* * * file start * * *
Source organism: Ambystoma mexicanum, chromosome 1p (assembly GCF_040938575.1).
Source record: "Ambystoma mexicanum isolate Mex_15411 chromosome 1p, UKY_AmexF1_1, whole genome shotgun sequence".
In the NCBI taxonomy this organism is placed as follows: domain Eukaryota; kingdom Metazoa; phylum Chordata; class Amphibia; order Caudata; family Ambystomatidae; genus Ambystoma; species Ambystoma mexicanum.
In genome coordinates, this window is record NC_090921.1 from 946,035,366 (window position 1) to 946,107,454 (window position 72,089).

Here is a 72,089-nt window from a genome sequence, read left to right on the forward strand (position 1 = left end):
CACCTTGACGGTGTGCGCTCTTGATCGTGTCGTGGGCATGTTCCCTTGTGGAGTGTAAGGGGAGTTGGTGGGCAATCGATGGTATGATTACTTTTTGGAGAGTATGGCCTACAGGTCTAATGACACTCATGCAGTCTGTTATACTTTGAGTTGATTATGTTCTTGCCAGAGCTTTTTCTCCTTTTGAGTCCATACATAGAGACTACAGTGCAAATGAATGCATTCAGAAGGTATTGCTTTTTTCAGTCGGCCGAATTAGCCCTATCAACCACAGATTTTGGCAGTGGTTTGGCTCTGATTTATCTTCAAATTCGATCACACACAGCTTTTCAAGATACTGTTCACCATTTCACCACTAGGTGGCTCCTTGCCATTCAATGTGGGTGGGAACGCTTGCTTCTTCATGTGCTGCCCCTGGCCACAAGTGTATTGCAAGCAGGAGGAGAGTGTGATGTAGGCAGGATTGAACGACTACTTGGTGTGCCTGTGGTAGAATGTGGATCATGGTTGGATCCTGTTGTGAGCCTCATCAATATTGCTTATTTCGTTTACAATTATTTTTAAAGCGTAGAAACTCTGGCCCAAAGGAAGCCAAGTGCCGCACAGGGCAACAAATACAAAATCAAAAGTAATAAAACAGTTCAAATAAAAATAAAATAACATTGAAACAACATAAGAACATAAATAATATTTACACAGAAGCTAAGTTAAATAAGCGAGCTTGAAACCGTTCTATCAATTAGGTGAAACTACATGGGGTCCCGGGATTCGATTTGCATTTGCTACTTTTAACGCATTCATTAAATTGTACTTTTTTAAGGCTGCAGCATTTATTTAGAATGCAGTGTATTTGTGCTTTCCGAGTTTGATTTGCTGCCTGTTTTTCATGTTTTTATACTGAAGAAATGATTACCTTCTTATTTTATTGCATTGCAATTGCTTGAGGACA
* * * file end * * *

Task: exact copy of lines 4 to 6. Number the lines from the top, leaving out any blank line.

In genome coordinates, this window is record NC_090921.1 from 946,035,366 (window position 1) to 946,107,454 (window position 72,089).

Here is a 72,089-nt window from a genome sequence, read left to right on the forward strand (position 1 = left end):
CACCTTGACGGTGTGCGCTCTTGATCGTGTCGTGGGCATGTTCCCTTGTGGAGTGTAAGGGGAGTTGGTGGGCAATCGATGGTATGATTACTTTTTGGAGAGTATGGCCTACAGGTCTAATGACACTCATGCAGTCTGTTATACTTTGAGTTGATTATGTTCTTGCCAGAGCTTTTTCTCCTTTTGAGTCCATACATAGAGACTACAGTGCAAATGAATGCATTCAGAAGGTATTGCTTTTTTCAGTCGGCCGAATTAGCCCTATCAACCACAGATTTTGGCAGTGGTTTGGCTCTGATTTATCTTCAAATTCGATCACACACAGCTTTTCAAGATACTGTTCACCATTTCACCACTAGGTGGCTCCTTGCCATTCAATGTGGGTGGGAACGCTTGCTTCTTCATGTGCTGCCCCTGGCCACAAGTGTATTGCAAGCAGGAGGAGAGTGTGATGTAGGCAGGATTGAACGACTACTTGGTGTGCCTGTGGTAGAATGTGGATCATGGTTGGATCCTGTTGTGAGCCTCATCAATATTGCTTATTTCGTTTACAATTATTTTTAAAGCGTAGAAACTCTGGCCCAAAGGAAGCCAAGTGCCGCACAGGGCAACAAATACAAAATCAAAAGTAATAAAACAGTTCAAATAAAAATAAAATAACATTGAAACAACATAAGAACATAAATAATATTTACACAGAAGCTAAGTTAAATAAGCGAGCTTGAAACCGTTCTATCAATTAGGTGAAACTACATGGGGTCCCGGGATTCGATTTGCATTTGCTACTTTTAACGCATTCATTAAATTGTACTTTTTTAAGGCTGCAGCATTTATTTAGAATGCAGTGTATTTGTGCTTTCCGAGTTTGATTTGCTGCCTGTTTTTCATGTTTTTATACTGAAGAAATGATTACCTTCTTATTTTATTGCATTGCAATTGCTTGAGGACA